Biobutanol is an alcohol that can be produced from biomass (renewable, organic material). Biobutanol can be used as biofuel to fuel cars and other vehicles. It is generally blended with gasoline. Biobutanol can also be used alongside ethanol to help improve ethanol’s performance in a gasoline blend.
Biobutanol can be made from many types of biomass. Potential feedstocks include corn, wheat, sugar cane, sugar beet and, in the future, non-food lignocellulosic materials.
How is biobutanol different from ethanol?
Biobutanol has several characteristics which make it an attractive biofuel component. These include:
- Biobutanol has an energy content closer to that of gasoline, compared with ethanol, so consumers face less of a compromise on fuel economy. This is particularly important as the amount of biofuel in the fuel blend increases.
- It has a low vapor pressure meaning it can be easily added to conventional gasoline.
- Biobutanol does not require automakers to compromise on performance to meet environmental regulations.
- It can be used in higher blend concentrations than ethanol without requiring especially adapted vehicles.
- Fuel specifications in the US, for example, allow biobutanol to be blended to 16% by volume versus 10% by volume for ethanol, without risking any compromise on performance, durability, fuel economy or emissions. We believe that blend limits for biobutanol to be used in existing vehicles may be even higher.
- Combined with biobutanol's higher energy content than bioethanol, a 16% by volume biobutanol blend offers consumers the same fuel economy as a 10% by volume bioethanol blend while providing double the energy from renewable sources.
- Biobutanol/gasoline blends are less susceptible to separation in the presence of water than ethanol/gasoline blends. This allows biobutanol to use the industry's existing distribution infrastructure without requiring modifications in blending facilities, storage tanks or retail station pumps.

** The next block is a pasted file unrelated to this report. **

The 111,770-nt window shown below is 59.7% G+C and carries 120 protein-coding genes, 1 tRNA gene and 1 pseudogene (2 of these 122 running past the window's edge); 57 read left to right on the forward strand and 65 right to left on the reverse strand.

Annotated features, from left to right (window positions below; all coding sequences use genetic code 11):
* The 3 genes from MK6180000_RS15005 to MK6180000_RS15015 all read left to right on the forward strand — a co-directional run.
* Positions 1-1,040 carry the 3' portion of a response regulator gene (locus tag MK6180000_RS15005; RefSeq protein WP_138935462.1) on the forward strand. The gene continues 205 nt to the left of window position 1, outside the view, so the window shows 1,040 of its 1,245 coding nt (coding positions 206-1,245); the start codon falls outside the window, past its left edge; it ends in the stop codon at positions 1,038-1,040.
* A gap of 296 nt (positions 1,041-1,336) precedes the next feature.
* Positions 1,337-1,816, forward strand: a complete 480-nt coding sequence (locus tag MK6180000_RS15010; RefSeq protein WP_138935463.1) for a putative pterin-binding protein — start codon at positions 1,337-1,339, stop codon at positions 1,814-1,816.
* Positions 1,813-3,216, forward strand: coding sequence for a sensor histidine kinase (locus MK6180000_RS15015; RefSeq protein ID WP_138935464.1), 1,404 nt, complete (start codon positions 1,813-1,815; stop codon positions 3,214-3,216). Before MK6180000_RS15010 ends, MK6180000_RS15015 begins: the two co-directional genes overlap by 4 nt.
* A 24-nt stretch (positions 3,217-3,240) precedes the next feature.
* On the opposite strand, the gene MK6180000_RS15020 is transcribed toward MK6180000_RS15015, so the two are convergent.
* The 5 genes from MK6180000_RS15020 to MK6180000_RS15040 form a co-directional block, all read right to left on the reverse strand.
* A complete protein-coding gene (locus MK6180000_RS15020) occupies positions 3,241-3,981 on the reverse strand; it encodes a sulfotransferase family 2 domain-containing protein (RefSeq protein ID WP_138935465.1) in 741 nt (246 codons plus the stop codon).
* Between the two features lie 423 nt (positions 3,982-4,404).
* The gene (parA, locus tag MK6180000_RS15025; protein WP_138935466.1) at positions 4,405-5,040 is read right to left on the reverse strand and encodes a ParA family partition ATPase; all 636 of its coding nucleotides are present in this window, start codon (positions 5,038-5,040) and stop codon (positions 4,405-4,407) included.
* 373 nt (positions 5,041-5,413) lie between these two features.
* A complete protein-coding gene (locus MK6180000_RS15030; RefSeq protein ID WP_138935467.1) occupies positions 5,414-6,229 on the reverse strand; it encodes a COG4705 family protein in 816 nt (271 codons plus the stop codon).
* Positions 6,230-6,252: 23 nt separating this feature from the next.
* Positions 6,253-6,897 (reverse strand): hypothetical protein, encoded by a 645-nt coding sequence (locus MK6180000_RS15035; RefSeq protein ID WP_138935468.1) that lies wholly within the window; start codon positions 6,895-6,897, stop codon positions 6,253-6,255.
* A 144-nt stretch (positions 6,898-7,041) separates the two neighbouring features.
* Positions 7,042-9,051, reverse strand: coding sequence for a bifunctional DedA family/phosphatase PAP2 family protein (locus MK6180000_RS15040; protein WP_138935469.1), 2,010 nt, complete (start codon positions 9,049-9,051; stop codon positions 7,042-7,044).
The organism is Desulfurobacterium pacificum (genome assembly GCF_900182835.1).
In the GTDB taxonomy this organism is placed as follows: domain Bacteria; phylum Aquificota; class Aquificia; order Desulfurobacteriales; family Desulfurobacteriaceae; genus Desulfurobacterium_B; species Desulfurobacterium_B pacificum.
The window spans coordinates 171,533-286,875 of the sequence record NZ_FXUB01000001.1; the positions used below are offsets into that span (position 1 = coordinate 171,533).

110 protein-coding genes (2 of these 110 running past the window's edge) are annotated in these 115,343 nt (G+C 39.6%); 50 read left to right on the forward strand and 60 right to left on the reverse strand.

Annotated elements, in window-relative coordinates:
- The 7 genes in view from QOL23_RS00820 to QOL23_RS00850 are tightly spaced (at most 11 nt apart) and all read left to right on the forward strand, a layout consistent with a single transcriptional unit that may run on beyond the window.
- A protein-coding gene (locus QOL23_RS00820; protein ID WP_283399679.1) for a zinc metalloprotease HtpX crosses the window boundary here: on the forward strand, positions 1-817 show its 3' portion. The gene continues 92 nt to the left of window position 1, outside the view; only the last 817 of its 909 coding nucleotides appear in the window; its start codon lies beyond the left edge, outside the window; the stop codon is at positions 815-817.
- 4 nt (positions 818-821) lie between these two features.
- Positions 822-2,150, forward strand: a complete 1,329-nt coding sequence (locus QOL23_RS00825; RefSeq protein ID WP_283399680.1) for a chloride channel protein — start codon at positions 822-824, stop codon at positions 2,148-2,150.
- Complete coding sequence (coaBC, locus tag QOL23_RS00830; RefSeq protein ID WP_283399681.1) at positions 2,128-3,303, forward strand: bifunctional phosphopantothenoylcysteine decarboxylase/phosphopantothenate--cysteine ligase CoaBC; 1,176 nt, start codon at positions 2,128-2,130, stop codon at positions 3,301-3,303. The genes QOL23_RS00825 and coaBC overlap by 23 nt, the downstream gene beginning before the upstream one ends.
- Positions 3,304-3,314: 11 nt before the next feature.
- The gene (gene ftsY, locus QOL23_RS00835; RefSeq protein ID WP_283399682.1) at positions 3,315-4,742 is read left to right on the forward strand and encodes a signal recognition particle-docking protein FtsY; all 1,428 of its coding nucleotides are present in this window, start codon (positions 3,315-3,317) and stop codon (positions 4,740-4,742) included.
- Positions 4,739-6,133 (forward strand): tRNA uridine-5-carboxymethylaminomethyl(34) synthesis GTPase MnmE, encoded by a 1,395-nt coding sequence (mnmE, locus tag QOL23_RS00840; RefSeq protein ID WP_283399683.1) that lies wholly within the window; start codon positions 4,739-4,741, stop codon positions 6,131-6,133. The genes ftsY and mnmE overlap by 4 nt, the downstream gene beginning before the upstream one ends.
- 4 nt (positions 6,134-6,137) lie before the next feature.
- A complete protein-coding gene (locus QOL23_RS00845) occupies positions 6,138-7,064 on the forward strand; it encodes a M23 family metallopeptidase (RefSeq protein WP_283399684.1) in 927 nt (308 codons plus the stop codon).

- Environment Footprint: Biobutanol's chemical properties already allow it to be blended at 16% by volume in gasoline, thereby displacing more gasoline per gallon of fuel consumed than the standard 10% by volume ethanol blend. The 16% by volume biobutanol blend also has the potential to reduce GHG emissions further than the 10% by volume ethanol blend, given similar biorefinery site and process specific conditions. Lifecycle analysis is used alongside process development and economic evaluation to guide the research and development team to the most sustainable biobutanol design.
When will biobutanol become a component in fuels on sale to consumers?
Butamax™ Advanced Biofuels will be developing the technology to produce biobutanol to a point where it is cost-competitive with ethanol. When the technology is commercial, the component will be available to be blended into fuels. As biobutanol has significant advantages over ethanol, we expect there will be a significant market demand for biobutanol.